Starbucks plans to assimilate all the stores and regular employees. Managers will be invited to apply for assimilation. At least with SBC, the stores were left untouched. I’m guessing this is due in part to the fact that they’re both Seattle-based based companies, and the good, independent-minded people of Seattle wouldn’t stand for it (i.e., they’d be a slight public-relations nuissance). But more importantly, Starbucks bought the entire SBC corporation. In Diedrich’s case, they’re only buying (most of) the stores, so there will still be a few operated by Diedrich and franchisees.

But you’re totally screwed if you’re in California! Two car dealer coffee kiosks are all that’s left. I am not making that up.

Unfortunately, this was a rather simple decision for Diedrich. They have two main businesses: wholesale coffee sales, and coffee shops. The former is profitable, and the latter is not. They’ve been posting losses, mainly due to their coffee shops. Since they’re a public corporation, their duty is to maximize value to their shareholders. Ergo, they sold out like Metallica.

This hits me particularly hard because I’ve always harbored a fantasy that I might one day own my own coffee shop. If a major chain like Diedrich, which has both excellent coffee and pastries (surprisingly rare), can’t make it, what chance do I have? Granted, my shop would be modeled more closely to uber-cool independent shops like The Bourgeois Pig, albeit with a name you actually spell (probably). Now I’ll have to work extra hard at making it obscenely cool. This does not bode well for my lazy ass.

Starbucks Short and the 3-pump White Mocha

Crack Team Agents have discovered a new way to order Starbucks coffee, hidden from the general public. It is the Short, and it is an 8oz. cup with a single shot of espresso (for espresso drinks, of course). This gives it a coffee:milk ratio of 1 shot:8 oz., the same as the Grande. If you are like me, you occasionally want less than a Grande, but don’t like the watered down taste of a Tall with it’s 1:12 ratio. The short gives the same, balanced flavor as the Grande. I should also point out that the 20 oz. Venti only has 2 shots, giving it a ratio of 1:10; better than a Tall, but still a bit weak. Even a Grande can taste watered down if they overfill the milk. I am consistently amazed at how inconsistent some baristas are.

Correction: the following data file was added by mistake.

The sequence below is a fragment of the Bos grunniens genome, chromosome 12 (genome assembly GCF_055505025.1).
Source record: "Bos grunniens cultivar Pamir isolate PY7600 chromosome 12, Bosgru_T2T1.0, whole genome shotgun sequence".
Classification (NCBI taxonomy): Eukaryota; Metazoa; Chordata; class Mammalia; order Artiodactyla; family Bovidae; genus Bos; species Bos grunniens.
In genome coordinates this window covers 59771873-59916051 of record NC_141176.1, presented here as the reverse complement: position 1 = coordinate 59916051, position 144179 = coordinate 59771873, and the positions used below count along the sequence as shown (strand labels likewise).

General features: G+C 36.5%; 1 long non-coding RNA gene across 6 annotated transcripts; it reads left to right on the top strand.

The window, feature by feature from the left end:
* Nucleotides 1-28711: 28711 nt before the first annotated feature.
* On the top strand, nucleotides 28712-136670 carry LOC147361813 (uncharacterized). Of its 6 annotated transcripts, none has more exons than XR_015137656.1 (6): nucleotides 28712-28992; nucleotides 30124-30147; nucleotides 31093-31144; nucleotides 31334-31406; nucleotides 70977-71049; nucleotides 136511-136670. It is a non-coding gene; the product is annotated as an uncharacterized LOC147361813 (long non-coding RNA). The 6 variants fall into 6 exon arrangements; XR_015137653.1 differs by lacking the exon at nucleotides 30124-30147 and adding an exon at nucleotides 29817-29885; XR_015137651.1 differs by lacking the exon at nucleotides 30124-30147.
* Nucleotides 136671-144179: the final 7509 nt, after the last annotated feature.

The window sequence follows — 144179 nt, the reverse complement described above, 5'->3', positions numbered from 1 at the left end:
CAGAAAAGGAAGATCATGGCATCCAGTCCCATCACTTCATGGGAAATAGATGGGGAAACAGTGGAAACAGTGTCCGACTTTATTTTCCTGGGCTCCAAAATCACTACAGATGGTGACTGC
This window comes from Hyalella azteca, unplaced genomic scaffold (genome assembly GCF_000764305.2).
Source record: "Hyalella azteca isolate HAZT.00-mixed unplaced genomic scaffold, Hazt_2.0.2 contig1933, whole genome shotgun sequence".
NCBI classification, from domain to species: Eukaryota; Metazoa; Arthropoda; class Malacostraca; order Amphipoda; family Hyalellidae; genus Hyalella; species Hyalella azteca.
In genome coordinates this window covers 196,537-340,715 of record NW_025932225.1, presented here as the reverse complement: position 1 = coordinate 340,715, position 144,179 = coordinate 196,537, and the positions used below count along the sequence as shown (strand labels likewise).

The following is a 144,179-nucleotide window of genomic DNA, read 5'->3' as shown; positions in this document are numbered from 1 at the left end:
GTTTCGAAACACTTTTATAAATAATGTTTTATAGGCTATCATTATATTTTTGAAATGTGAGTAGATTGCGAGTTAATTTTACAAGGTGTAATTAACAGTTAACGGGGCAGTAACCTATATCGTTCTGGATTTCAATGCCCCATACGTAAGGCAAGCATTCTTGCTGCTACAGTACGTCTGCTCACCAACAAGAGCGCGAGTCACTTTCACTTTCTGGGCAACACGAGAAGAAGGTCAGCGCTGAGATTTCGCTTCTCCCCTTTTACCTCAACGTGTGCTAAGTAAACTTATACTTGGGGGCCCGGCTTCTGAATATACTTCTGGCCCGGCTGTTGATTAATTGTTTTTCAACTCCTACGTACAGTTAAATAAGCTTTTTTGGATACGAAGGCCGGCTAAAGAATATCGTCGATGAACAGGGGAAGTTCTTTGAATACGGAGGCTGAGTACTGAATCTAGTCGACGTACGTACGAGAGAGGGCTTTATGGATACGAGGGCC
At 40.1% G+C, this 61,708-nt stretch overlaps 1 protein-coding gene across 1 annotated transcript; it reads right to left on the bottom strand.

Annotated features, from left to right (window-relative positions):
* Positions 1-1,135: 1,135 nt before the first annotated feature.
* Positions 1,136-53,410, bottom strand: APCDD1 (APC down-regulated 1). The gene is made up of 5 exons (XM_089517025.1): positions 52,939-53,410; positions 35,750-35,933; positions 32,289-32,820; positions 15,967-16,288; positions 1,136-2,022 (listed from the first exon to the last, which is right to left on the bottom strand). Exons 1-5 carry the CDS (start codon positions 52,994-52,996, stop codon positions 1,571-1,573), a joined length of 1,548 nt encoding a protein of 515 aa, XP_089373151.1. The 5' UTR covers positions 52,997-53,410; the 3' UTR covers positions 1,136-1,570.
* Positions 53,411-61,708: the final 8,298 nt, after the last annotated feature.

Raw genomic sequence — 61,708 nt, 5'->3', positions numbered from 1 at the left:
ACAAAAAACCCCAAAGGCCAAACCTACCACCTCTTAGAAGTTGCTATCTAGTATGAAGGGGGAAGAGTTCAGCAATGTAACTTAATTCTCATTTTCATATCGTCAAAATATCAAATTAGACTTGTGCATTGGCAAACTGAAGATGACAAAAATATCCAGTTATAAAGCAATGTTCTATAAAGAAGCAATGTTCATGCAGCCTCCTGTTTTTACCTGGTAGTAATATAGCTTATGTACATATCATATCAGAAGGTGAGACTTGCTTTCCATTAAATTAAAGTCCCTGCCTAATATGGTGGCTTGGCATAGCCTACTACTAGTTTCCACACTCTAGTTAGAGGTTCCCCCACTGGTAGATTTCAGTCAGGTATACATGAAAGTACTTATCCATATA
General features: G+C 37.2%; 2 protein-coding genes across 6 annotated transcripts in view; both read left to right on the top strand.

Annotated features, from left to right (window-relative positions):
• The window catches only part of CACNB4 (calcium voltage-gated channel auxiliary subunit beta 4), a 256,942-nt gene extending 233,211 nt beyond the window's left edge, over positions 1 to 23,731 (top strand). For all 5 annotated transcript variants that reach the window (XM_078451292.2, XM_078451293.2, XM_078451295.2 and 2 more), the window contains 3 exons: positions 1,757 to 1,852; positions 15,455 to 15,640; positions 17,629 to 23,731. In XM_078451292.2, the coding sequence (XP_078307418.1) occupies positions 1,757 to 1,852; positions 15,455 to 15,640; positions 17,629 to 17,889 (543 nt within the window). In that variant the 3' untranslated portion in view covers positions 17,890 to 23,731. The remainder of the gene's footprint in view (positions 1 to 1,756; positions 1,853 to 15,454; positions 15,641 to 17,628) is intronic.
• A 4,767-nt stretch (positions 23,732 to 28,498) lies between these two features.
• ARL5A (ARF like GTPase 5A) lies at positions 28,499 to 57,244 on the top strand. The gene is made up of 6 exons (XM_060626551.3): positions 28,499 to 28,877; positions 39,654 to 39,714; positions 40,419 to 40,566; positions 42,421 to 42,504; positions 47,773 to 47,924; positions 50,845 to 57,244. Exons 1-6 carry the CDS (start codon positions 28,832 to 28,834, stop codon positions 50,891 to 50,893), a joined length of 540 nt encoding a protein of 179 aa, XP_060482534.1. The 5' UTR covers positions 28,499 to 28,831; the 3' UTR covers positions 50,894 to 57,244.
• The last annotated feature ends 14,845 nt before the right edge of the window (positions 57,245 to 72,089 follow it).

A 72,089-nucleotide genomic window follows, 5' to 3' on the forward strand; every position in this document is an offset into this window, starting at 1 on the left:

While I’m here, I also found a good way to order a White Chocolate Mocha, which I find has gotten much sweeter than when first released. Since a Grande takes 4 pumps of syrup, you can order a “3-pump white mocha” and get the original, more reasonably sweetened drink. Again, your mileage may vary.

Operation: Soda Pop

On or around 12.30.2005, Agents Bladerunner, Renegade, and I infiltrated Galco’s Soda Pop Stop in Los Angeles. Posing as regular customers, we obtained many different varieties of sodas, and even held discussions with the owner, without ever being suspected as agents of The Crack Team. We were on full alert, and brought along two civilians to enhance our cover.
     This storefront contains possibly the largest selection of carbonated beverages, including sodas, energy drinks, beers, and everything in between. It is owned and operated by soda savant John Nese, who whenever possible stocks beverages that are flavored with real cane sugar and are bottled, not canned. There is a dizzying array of beverages, including many that have had large gaps in production, and have only recently been revived. They also have a selection of classic candies, such as Beemans Chewing Gum, the official gum of the astronauts of The Right Stuff. The store has been featured in many articles and on the History Channel’s Modern Marvels (When Renegade pointed out to Nese that most of his products were not modern, Nese countered with, “Well, they are a marvel.” The Crack Team agrees.)